Everyone was already out at the crag when I arrived, so I quickly set up my tent and drove straight to meet them. Nerves quickly set in as I turned the corner and caught a glimpse of a group of ladies climbing, something I don’t typically see outside. My eyes rushed to find Nikki Smith, my fellow Mountain Hardwear teammate and the one familiar face I knew, and there she was on the wall. Aimee Barnes and several other organizers of the event met me with big smiles making me feel welcome. I started to loosen up and my nerves started to dissipate.
portrait of Genevieve Walker, Mountain Hardwear climber & AMGA-certified rock guide.
Genevieve climbing
That night, Aimee started a group discussion with introductions. I was super intimidated hearing the other women’s extensive accomplishments. Everyone was so badass with their alpine climbing experience, while navigating the male-dominated professional guide space. At first, I was cautious to engage with my limited experience of only having my SPI for two years without any big alpine objectives. But that would have been missing the point. Yes, we were there to work on skills development, but also to connect and build bonds with other female climbing guides.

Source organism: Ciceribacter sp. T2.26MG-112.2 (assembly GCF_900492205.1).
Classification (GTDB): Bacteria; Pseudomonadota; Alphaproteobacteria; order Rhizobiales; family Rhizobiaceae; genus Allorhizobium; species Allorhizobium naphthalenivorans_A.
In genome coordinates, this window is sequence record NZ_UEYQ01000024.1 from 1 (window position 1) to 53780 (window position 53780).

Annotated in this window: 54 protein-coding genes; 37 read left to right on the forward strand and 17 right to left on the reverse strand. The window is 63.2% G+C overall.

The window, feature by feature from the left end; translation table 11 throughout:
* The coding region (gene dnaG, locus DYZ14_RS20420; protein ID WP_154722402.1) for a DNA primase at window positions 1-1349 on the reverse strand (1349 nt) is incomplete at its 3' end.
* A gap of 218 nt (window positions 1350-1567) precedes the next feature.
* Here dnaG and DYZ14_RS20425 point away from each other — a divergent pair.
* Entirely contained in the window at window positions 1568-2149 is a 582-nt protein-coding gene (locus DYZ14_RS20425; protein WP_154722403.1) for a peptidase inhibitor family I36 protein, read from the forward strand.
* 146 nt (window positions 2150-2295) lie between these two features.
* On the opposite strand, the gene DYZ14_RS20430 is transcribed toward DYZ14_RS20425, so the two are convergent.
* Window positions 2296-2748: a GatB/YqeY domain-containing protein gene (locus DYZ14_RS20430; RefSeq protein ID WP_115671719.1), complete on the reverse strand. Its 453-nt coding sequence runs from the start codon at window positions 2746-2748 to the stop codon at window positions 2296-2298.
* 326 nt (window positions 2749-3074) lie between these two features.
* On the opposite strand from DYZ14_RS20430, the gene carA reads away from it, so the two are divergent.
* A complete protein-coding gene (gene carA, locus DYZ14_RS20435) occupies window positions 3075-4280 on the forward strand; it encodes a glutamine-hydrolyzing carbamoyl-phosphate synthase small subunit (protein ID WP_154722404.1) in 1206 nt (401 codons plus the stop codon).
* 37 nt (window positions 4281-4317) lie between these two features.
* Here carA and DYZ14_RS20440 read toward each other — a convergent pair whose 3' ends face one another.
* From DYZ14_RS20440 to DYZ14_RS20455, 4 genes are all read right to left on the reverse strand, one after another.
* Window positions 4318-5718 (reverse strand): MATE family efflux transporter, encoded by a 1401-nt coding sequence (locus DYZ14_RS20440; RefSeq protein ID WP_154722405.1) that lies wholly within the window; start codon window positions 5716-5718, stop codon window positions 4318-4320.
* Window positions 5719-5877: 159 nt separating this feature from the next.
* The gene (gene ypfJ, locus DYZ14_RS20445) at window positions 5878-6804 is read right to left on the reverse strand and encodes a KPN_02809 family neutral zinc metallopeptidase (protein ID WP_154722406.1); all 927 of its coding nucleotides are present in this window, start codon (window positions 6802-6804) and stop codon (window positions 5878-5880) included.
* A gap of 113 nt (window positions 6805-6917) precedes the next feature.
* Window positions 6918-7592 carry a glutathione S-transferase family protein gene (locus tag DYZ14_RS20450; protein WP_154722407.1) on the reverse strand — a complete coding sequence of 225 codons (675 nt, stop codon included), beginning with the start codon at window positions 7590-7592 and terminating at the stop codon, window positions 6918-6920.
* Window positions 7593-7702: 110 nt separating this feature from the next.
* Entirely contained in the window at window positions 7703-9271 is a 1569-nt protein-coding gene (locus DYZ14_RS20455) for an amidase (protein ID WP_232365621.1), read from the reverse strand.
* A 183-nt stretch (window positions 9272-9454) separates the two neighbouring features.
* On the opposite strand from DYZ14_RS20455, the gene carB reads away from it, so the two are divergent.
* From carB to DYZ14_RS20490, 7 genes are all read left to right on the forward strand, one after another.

It’s not often that ladies in the guiding/outdoor industry world get to share space outside of work, and as a climber and WOC, surrounding myself with people like me is important. In this case, it was with other women in the guiding world, which was a first for me.